Next Meeting:
Tuesday, 3rd  of June 7:30 PM
Carrow’s Restaurant
605 N. Wells Avenue (Wells and 6th), Reno, NV

June: My Favorite Coin and Auction Bring your current favorite coin and coins to auction. 10% to club. Finger foods, drink and tip on you own.

July: Something Patriotic by Doug Larson. We can expect something cool from his collection from colonial times to the present.  

August Modern East European Coinage Paul Williams will discuss the coinage he came across on his recent trip.

September: Ice Cream Social and ??? We’ll have ice cream, report on the Coin Show at the NV State Museum August 22-23 and I ‘ll try to get
Medallic Arts

The Last Meeting
35 people were present for Paul William’s talk on Kennedy and his half dollar, the last silver half. Our money has declined in value since then. Every one
seemed to remember where they were when Kennedy was shot. Our new medal is out in silver ($65) and bronze ($10), copper coming soon. All with the
state seal on the reverse. Bring coins to show, for the bid board, and  to auction (10% of sale price to club) at the next meeting. We will have finger
foods, tip and drink on you own. Gary Dahlke won the CC boxed dollar auctioned at the museum. Some 400 people showed up for NCW at the museum
with the best attendance Friday ever. This will be an annual event. Join us for the August 22-23 Coin Show at the museum.

Shenandoah quarter , Native America $1 are here! Coolidge made it.

Early Bird Prize was cased 2014PD Kennedy halves won by Con Davis.

Raffle prizes winners were:
Ed Scott: cased 2014 ½, Set of Kennedy coin albums
George Wells: set 2009 $1, 1986 proof ½  
Milton Angel:1964 ½ , foreign paper money, Chinese coin 1736, US Coin Encyclopedia
Clay Thomas:2013 quarter set, 1971 Ike, foreign coins, buffalo .05
William Gregory: cased 2014 ½, 1941S .05
Dan Dalhke: Copper round
Ken Hopple: 2014PD halves
Brent Speegle: 2014 Kennedy ½
Bart Daniels: Andrew Johnson $1, old & new buffalos
Al Judson: 1976 ½
Laurel Hoggan: Proof 1983 ½, mint bag
Jerry Breedlove: 1976 proof .05,
mystery box, 2014 roll and planchettes
Thomas Charleton: 1890 penny
William Gscheidle 1960 MS .01
Rick DeAvila: bag of coin tubes, etc., 2003S proof .10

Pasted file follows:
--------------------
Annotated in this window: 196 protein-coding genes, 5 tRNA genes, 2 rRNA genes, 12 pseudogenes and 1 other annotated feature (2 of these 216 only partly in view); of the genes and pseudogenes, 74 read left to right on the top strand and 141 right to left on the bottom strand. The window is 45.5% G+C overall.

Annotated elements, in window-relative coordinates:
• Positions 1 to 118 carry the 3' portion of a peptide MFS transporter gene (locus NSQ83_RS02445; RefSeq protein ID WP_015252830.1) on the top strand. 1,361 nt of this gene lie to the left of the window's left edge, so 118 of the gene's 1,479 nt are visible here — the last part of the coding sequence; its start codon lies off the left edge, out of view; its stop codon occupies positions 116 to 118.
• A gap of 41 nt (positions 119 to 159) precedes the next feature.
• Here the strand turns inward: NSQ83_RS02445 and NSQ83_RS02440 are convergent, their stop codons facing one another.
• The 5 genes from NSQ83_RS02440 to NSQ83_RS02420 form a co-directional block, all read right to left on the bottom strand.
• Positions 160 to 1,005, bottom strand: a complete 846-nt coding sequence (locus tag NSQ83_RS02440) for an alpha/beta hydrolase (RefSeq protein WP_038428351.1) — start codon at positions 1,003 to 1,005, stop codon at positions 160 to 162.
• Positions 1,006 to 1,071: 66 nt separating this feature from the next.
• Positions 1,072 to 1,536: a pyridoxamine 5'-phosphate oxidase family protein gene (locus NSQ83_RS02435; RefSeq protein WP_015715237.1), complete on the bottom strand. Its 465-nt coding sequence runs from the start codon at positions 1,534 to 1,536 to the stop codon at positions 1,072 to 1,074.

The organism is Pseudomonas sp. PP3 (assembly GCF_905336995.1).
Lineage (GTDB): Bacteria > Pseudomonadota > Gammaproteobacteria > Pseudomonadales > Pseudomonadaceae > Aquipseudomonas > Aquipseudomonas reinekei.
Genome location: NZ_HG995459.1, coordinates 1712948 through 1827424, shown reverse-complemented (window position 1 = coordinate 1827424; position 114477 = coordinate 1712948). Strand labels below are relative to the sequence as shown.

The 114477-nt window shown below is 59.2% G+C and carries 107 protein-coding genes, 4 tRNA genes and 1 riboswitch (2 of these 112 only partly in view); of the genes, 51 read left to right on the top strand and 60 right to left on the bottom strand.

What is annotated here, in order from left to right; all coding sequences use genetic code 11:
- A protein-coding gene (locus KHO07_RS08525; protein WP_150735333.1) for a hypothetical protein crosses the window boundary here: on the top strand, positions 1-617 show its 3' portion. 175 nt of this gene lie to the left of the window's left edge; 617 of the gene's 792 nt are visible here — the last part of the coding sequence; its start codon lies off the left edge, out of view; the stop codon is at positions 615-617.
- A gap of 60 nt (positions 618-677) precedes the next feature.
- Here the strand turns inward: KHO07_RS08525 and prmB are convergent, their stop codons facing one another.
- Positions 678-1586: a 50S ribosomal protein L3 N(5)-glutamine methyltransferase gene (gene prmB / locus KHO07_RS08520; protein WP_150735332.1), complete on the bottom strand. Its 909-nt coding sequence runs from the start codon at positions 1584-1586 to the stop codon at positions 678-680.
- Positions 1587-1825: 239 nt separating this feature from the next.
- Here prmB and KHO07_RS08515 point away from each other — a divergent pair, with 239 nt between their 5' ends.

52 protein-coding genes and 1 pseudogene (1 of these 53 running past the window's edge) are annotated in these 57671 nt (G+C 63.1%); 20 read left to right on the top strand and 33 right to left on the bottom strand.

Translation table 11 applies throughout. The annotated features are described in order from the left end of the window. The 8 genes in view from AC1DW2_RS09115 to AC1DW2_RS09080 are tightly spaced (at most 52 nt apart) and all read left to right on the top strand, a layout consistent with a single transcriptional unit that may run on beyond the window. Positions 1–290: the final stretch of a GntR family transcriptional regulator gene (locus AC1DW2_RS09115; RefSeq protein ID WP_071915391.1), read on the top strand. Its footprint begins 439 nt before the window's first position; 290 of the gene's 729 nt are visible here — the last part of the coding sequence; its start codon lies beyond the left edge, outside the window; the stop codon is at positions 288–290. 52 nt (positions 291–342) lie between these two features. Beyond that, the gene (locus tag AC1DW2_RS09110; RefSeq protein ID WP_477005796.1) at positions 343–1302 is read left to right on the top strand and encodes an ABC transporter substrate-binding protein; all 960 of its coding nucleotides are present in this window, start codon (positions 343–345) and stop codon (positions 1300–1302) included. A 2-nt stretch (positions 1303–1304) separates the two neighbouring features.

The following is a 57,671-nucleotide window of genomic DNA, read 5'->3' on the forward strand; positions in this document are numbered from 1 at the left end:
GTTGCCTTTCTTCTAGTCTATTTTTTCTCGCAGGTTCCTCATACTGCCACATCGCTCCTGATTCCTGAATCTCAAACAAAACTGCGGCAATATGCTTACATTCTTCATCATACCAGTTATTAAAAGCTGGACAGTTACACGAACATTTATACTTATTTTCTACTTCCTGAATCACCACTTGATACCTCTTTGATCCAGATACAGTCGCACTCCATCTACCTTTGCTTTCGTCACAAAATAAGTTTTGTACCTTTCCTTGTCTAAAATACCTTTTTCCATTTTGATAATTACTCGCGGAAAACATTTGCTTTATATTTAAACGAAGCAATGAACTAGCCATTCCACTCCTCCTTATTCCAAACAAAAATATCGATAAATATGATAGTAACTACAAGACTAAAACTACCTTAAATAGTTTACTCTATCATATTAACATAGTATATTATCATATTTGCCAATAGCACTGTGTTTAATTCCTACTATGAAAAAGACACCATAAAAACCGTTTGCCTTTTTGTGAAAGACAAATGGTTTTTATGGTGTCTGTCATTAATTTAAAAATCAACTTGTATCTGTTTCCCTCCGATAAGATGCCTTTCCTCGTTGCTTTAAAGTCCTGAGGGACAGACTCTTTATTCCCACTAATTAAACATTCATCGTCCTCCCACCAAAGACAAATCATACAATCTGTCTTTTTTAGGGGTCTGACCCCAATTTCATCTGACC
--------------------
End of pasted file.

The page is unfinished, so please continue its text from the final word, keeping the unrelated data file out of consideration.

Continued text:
Joe Wozniak: foreign currency
Leo Rossow: ANA grading book, chocolate coins
Dan Trabke: 1962 .05

1997 silver eagle donated by Larry Demangate won for $26 by Rick DeAvila.
Doug Larson won the 2 museum tickets for $20. Returned them.

                            Quarter Pot
Dand Trabke won the quarter pot about $7.


Upcoming Coin Shows

May 31-June 1: Pyramid Coin and Collectible Show, San Jose, Doubletree Hotel, 2050 Gateway Place, Admit: $4, Ray Johson, 408 598-7772 80+ tables

June 1, Sacramento Coin Show, Clarion Inn, 1401 Arden Way, Admit $3, Peter McIntosh, 916 317-9055 66 tables

June 5-7, Long Beach Coin Show, LB Convention Center, 100 S. Pine Ave, Admit $8, Taryn Warrecker, 805 680-0294 TWarrecker@collectors.
com Huge show

une 27-28, Concord Coin Show, Clarion Hotel, 1050 Burnett Ave, Admit $3,Bill Green,925 351-7605 39 tables

RCC Officers
David Elliott….......... President….......…815-8625
Rusty King..............Vice President......... 677-7057
Doug Larson............Past President..........843-0162
Gerald Breedlove........Treasurer..............425-2967
Andre Azzam ..............Secretary….........338-0707
Paul Williams…..........Director….......…720-5395
Joe Wozniak.............…Director…......…853-4223
Ken Hopple ....…..........Director..............677-1544
Shannon Holmes...........Director..............827–4359
Paul Williams…..........ANA Rep.............720-5395
David Elliott...................Editor................815-8625

The RCC Board meets the 1st  Tuesday of the month at Carrow’s at 6:30 PM. Everyone is invited to attend.

Not the Other Coin:World War II Coins
Doug Larson has an incredible collection of militaria and other things, so we are in for a treat next month. He has brought Civil War, WWII medals, and
presidential medals. One of the fun collections I put together several years ago was a collection of World War II coins. I included a coin from each
warring country minted at the time, focusing on the odd metals of iron, zinc, aluminum, and our own steel penny and silver nickel. I also got a war time
pre-occupation, then same type or denomination during occupation. I still add to it from time to time, and Joel Anderson Coins features these as well as
other odd coins, euros, unrecognized and micro nations, etc. I recently got German occupied Serbia set and Japan occupied China coins (one made of
red fiber).

You can get a complete set of US coins from WWII or just stick to a pre-war copper, 1943 steel, and shell casing penny 1944-46, along with a 1941
Jefferson nickle nickel and a 1942-1946 silver nickel.

Japan used a lot of aluminum and Germany used zinc for coinage to leave other metals for the war effort.
They both minted specials coins when they occupied countries as did Italy (Albania) and Germany(Vichy France), which also used aluminum.